• The only political entity less popular than Congress and the GOP? Donald J. Trump. (The Washington Post) Trump's negative ratings are driven by the 53 percent of Americans who view him "very unfavorably" - the stronger of the two options for "unfavorable." For reference, only about a third of Americans hate Congress that much. But half of the country gives Trump the worst rating it possibly can. Opinions of the GOP have stumbled, mind you. After the 2014 elections, opinions of the party were about half-and-half. It's slipped downward since then, likely powered by the anti-establishment sentiment within the Republican electorate itself and, we might assume, unhappiness from others about the party's front-runner. Ted Cruz's popularity has also dropped over the last year or so, a product of his candidacy, no doubt. Hillary Clinton's tanked and then recovered a little. Weirdly enough, Paul Ryan and the Democratic Party are both viewed relatively positively. Econintersect: What have Hillary and the Democratic Party done to increase their relative favorability ratings? In our opinion nothing - except not being Republican. See also The Trump-Cruz war over wives goes nuclear (The Washington Post)



  • Belgians, Dutch Point Fingers Over Counter-Terror Intelligence (Bloomberg) Belgium said it had no advance knowledge of the deportation from Turkey last summer of Ibrahim El Bakraoui, one of the suicide bombers who struck Brussels this week, as the Netherlands said it had no reason to take action when the man landed there in July. Dutch Justice Minister Ad van der Steur, meanwhile, presented documents to the Dutch Parliament in The Hague on Thursday showing that the Turkish Ministry of Foreign Affairs had sent a message to the Dutch embassy in Ankara 26 minutes before El Bakraoui's scheduled takeoff, saying that El Bakraoui would be on the flight to Schiphol. The note sent to the Dutch embassy didn't say why El Bakraoui was being expelled. So much for Turkey's claim they notified the Netherlands of El Bakraoui's association with terrorism when they deported him.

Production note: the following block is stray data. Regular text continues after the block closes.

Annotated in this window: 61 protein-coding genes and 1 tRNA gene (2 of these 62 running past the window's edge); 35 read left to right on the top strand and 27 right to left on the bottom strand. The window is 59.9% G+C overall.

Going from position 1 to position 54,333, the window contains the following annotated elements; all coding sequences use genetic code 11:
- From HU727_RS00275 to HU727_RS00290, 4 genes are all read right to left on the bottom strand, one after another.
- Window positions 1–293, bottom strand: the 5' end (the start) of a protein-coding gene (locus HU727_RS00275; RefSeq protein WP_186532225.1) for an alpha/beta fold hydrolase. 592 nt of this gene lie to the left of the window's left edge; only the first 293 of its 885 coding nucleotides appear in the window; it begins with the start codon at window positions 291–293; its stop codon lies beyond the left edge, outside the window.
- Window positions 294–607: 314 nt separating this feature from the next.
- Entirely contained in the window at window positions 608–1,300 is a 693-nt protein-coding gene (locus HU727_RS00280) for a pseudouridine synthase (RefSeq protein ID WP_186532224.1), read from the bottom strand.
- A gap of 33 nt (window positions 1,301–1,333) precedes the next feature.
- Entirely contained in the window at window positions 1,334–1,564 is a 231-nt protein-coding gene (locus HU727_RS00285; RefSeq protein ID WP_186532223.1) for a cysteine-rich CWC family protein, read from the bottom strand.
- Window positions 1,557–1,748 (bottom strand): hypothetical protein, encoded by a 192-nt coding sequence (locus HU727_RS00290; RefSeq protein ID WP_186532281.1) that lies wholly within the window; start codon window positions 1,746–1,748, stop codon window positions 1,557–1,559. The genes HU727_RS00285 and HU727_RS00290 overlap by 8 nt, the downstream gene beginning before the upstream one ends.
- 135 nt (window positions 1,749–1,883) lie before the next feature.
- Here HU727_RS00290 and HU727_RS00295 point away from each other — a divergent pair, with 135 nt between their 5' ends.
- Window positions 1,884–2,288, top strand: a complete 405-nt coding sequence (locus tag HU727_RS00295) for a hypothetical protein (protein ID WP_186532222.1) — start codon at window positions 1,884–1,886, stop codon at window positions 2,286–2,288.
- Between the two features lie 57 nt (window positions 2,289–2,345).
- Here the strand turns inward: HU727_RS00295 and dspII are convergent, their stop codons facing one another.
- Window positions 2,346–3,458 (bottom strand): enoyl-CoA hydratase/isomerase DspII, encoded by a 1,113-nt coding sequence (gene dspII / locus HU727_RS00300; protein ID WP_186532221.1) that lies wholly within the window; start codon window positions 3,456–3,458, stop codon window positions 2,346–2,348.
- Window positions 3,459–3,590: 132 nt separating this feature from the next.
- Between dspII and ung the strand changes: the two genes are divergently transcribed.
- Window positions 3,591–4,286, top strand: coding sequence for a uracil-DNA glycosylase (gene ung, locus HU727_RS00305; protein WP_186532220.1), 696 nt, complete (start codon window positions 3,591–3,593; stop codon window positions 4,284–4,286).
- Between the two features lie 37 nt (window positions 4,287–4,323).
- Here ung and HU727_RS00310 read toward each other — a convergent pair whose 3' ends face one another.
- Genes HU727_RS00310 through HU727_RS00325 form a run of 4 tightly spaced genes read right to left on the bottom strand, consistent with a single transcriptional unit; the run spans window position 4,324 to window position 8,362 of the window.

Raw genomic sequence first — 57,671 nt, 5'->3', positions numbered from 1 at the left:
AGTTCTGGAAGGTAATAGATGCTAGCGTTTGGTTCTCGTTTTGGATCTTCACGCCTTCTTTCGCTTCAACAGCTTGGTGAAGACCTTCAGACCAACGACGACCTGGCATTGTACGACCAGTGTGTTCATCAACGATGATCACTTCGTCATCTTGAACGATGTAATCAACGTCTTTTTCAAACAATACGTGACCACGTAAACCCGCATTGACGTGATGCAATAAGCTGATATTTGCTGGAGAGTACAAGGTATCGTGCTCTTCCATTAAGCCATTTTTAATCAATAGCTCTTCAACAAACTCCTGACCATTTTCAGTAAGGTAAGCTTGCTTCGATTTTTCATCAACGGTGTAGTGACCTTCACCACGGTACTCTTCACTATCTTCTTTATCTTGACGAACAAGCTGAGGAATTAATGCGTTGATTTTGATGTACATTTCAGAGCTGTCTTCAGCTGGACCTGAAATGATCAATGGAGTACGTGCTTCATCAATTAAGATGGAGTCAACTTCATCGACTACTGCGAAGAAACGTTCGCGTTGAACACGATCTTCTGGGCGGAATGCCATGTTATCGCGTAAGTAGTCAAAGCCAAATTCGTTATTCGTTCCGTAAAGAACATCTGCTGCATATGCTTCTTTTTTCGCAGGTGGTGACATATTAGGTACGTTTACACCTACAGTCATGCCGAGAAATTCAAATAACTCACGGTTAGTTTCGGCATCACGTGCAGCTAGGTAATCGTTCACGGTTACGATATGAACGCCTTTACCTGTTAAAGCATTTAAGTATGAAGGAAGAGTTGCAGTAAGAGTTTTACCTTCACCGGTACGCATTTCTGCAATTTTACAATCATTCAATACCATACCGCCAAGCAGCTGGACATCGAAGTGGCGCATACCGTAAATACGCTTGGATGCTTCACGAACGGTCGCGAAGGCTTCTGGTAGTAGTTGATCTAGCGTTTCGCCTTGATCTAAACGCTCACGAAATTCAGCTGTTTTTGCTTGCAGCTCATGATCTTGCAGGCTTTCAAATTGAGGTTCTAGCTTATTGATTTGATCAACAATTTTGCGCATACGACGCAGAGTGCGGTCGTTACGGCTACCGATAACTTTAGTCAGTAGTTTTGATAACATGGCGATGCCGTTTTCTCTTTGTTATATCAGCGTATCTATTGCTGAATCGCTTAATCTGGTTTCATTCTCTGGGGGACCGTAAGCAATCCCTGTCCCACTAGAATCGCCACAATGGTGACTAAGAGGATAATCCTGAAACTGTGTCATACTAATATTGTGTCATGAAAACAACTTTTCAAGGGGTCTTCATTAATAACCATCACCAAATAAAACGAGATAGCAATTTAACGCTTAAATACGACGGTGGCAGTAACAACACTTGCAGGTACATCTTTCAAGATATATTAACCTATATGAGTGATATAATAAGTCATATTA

• Japan firms could stash cash in safes if rates go negative: Reuters poll (The Business Times) Some Japanese firms, facing the possibility of negative interest rates on their deposits, would consider stuffing their cash in a safe rather than pay to keep it in the bank, a Reuters poll found, in what would be an unintended and unwelcome side-effect to the country's new monetary policy. While the bulk of companies in the Reuters Corporate Survey said they would keep their money in bank accounts if their lender followed the Bank of Japan in cutting rates below zero, 15% said they would withdraw funds.